Phil's love for coding started at a young age. He talks about teaching himself how to code from reading books and documenting what he learned in his blog. It's from his blog, where a friend hired him to develop software to manage direct sales. As was his norm, he documented the project on his blog, which went viral, ranking number one on Google.
Many people reached out, wanting him to build them similar software for their businesses. Listen to the podcast to learn how he managed the high demand, turned the software into SaaS, and grew the company before finally selling it.
According to Phil, software can improve lives, boost efficiency, and help entrepreneurs solve real business problems. However, he quickly mentions that building software is complex and shouldn't be your first business. Find out why from the podcast.
How do Phil and his team identify their ideal customer? In his quest to ensure their potential customers have a chance at succeeding, the team must believe in their (potential customers) ideas. Phil says they prefer working with B2B customers to their B2C counterparts. Find out why from the podcast. Phil also explains how he works with people with a B2B idea but lacks industry expertise.
Before customers commit to developing a full product, Phil says the team runs a strategy and design session, often to a remote design sprint. They test the prototype like actual users, interview the real user, receive feedback, and check whether the product is solving the intended problem. Get more insights about this phase from the podcast.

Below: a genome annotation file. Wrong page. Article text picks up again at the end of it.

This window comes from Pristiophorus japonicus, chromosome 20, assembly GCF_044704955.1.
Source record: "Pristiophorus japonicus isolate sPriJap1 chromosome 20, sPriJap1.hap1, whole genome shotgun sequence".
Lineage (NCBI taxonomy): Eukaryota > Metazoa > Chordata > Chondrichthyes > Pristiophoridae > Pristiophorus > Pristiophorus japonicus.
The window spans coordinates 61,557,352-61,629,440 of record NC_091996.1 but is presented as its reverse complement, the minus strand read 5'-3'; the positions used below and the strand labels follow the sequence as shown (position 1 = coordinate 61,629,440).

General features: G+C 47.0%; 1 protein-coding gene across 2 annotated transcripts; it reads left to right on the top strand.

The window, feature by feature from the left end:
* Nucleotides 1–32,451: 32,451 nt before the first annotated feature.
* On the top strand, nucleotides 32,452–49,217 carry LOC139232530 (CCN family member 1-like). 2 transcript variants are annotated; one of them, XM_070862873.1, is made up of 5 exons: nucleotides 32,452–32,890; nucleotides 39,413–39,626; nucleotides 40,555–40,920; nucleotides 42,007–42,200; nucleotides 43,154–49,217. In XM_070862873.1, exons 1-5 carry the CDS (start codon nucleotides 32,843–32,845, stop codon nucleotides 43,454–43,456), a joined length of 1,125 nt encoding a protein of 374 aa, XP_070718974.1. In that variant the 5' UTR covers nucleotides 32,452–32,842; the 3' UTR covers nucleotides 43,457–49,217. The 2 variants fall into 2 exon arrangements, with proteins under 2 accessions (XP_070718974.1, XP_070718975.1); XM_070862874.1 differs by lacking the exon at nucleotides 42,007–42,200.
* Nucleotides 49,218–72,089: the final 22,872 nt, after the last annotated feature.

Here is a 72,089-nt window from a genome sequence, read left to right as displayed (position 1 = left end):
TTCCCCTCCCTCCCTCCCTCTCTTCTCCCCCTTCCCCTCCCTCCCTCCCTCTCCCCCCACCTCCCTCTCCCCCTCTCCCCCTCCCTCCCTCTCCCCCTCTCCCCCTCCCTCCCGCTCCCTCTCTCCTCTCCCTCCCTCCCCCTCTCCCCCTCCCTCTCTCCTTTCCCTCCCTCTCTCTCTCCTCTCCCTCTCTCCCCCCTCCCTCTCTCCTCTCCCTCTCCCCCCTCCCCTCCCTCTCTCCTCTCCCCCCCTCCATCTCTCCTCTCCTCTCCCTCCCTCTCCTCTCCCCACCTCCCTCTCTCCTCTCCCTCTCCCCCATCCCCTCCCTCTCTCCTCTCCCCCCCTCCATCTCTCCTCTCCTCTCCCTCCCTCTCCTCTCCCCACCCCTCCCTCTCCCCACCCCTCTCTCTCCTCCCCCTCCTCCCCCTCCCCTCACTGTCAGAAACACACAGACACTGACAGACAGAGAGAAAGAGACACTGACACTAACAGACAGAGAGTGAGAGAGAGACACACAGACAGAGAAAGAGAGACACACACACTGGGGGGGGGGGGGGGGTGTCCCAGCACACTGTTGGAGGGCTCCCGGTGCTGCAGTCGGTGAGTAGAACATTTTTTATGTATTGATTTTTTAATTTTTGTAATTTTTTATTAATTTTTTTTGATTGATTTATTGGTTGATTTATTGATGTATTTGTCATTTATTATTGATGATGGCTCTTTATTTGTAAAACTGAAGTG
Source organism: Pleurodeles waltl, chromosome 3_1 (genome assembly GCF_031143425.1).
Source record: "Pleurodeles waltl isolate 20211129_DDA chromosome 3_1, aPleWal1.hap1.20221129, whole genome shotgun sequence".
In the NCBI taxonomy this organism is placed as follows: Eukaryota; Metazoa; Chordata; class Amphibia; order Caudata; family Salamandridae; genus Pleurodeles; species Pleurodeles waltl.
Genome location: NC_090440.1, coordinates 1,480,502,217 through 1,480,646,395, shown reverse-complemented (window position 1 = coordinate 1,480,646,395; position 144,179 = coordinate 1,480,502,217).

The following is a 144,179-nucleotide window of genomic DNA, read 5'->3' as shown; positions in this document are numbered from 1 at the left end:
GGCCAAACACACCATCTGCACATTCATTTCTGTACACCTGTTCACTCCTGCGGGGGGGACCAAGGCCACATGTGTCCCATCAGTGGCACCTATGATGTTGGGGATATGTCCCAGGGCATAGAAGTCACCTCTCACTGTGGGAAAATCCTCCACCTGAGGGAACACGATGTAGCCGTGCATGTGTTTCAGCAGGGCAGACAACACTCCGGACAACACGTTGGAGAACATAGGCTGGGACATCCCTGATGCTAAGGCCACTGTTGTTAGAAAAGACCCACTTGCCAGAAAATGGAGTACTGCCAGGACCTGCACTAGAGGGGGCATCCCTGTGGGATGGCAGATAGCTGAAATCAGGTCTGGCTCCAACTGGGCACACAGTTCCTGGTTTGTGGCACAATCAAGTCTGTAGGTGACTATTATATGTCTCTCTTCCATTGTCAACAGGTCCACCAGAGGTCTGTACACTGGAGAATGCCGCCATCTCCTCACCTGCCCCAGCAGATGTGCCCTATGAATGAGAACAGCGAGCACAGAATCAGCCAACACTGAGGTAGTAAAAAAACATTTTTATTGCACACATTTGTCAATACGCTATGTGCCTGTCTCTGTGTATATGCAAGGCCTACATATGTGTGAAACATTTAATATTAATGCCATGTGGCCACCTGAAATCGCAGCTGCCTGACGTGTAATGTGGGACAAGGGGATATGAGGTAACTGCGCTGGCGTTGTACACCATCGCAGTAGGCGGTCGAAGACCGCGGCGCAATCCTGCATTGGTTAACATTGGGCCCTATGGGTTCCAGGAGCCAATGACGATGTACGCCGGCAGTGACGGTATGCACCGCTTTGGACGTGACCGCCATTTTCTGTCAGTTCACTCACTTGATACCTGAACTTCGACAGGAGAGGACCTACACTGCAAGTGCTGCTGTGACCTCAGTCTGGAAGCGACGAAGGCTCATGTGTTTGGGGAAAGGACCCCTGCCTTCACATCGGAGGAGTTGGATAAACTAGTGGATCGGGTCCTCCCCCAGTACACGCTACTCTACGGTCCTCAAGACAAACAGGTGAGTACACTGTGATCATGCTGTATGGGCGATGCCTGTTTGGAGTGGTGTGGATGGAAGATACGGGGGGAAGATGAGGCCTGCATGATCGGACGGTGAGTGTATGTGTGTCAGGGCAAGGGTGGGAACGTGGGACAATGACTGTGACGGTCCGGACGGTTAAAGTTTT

When building software products, Phil gives his customers three deliverables they can use to decide whether or not they want to work with his company. Learn about it from the podcast. Phil says they only work with companies they believe in. That way, they can work cordially on the product to guarantee success. Further, the team feels good when their customers get a good product.
After onboarding a customer, Phil says they work closely with them to help them know how to determine when developers are doing an excellent job. For example, they teach customers about code review and GitHub, among other things you can learn about from the podcast. Phil believes customers don't need a technical background to develop a product. If you are an aspiring developer, Phil talks about the essential tools you should have.
Phil built Dev Stats because the products on the market couldn't meet their needs. He also needed a way to ensure they were doing an excellent job for their customers while ensuring that his developers were improving. Phil used his product to solve their internal problems before recommending it to other companies.
He mentions an incident where a customer they were working for approached them, wondering why their team seemed more productive. How did the customer gauge the productivity of Phil's team? Find out from the podcast.
As a developer, you want to avoid doing multiple things at once. Phil terms it as one of a developer's biggest mistakes and cautions his team against it. What strategies do Phil and his team use to help customers achieve product-market fit? Phil believes that product market fit is when people keep returning to your product and using it weekly. That is the metric he uses to track all his customers. Still, he mentions that some products don't require people to come back weekly. Phil funds his SaaS company with cash flow from his consulting firm.